That’s the term co-creator of 3rd Space Vikter Medina uses to describe the various clubs, organizations and sub-communities created to give a comfort zone to gay people at a “Queer Cultura” poetry night.
As he says this outside of the house that the Worker Justice Center provided for 3rd Space’s event, men, women, students, straights, gays and artists chatter about their work, schoolwork, clothes and lives, supporting what Medina was trying to convey on a chilly night a few weeks ago.
3rd Space, born out of SB 1070’s freedom summer of July 2010, was established for individuals who fall into two or more of the following categories: being gay, being of “color” and gay, and in most cases, being undocumented and gay.
Medina calls 3rd Space a “queer liberation group.”
“[We] advocate from a spectrum of issues,” Medina says. “In every issue in Arizona, queer people are marginalized. We take the queer people and educate [them]. It’s bigger than just marriage, adoption and military.
“In the beginning, it was heavy on [advocating] for queer people in the prison system, but as we grew, we became very eclectic.”
3rd Space is a grassroots organization that receives help from Worker Justice Center, grants from the Hummingbird Collective organization that funds various groups in Arizona.
Before the controversial SB 1070 unfolded in Arizona, Medina says everything in society was focused on racial profiling and migrant communities. He then realized there was no spotlight shedding light on advocacy for “queers” in the prison system.
“There was one space for migrant justice and a second space for queer liberation, and they both intersected at a 3rd Space,” says Medina. “First, [3rd Space] was about advocating for queer migrants [through the] Dream Act.”
Medina lost his job in 2009. While unemployed, he had the time to start volunteering for the Puente Movement. He joined the US Social Forum, an organization dedicated to bringing solutions to the economic and ecological crisis, and is still blown away by the organization.
“I just felt something. I wanted to take this information [and show it to the Arizona Community],” Medina says. “When SB 1070 [unfolded], I decided to create a group dedicated for queer liberation.”
Medina consulted his friend who is now co-founder of 3rd Space about his idea. During the summer, Lady Gaga was coming into town. Medina and Diaz made contact with her manager and got the opportunity to sit down and speak with her.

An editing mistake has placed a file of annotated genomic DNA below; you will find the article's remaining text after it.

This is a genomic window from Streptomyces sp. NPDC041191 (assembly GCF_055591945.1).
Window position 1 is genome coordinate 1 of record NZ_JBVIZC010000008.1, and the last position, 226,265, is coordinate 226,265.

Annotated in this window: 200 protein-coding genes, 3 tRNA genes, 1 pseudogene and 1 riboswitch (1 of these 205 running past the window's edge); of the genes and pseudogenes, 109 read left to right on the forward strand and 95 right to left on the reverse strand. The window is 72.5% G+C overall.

After explaining their idea for 3rd Space and how they hoped she would protest with them against SB 1070, Gaga asked, (according to Medina) SB-what?
Diaz then took her wrist and wrote "stop SB 1070." During her show, Gaga pumped up her wrist and said, “We were born this way,” showing off her wrist.
“We just started an organization without knowing what ‘organizing’ means,” Medina says.
3rd Space helps gay people of “color” to immerse themselves into society and gives them a shot at diversity.
Although targeted for undocumented gays or “queers,” as Medina puts it, 3rd Space does not just target gay minorities and undocumented gays, but also allies with women and “working people.”
As 3rd Space’s Facebook says, “We are gay migrants, workers, queer anti-racist white people, students, gender non-variant people, organizers, questioning folks, people of color, straight allies, visionaries and learners.”
Medina says 3rd Space’s purpose is to establish its “own culture that is on another level of consciousness” and to bring gay people out of the custom gay clubs, connecting them to society.
3rd Space is made up of a collective group of queer people of “color,” and it differs from many of the LGBT groups, because these people are a part of the community, Medina says.
Although not associated with 3rd Space, two Arizona State University students commented on the struggles of being gay and of “color,” coming from a conservative Hispanic family.
“A lot of people think bullying happens at school. I did get bullied, but it most likely happened at home. It’s crazy how your own family bullies you,” ASU business management senior Daniel Garcia says.
Instead of going into depression, Garcia became angry. But he says that the struggles he faced with his conservative family led him to an anger that has opened the road to success.
“Being from a Hispanic culture, it’s a rough concept to explain to your parents, because they’re not really brought up with the idea of diversity and stuff like that,” communications junior Vicente Filerio (or just Chente) says. “When I first approached my mom about [being gay] she negated it, and said it was just a phase and that I’d get over it. I’ve yet to approach my dad about it; I feel like it’s something I’ll never be able talk to him about. I feel like he is even more backdated than my mom.”
Despite his struggle to break the cultural barrier, Chente is trying to shed light to tolerance through an unexpected way: silence. He says he has not spoken up like others have because being gay does not encompass his entire life.
“I don’t want to make people really like me just because I’m gay,” Chente says. “The thing is, I don’t want my sexuality to define who I am. I don’t want people to really like me because I’m gay; I don’t want people to really hate me because I’m gay.
“There are so many other things that make me me. For example, how weird would it be for me to say that I’m just a student? Who does that?”
3rd Space meets the first and third Wednesday of every month at a community house on 10th Avenue and McKinley Road at 8 p.m.
Contact the reporter at firstname.lastname@example.org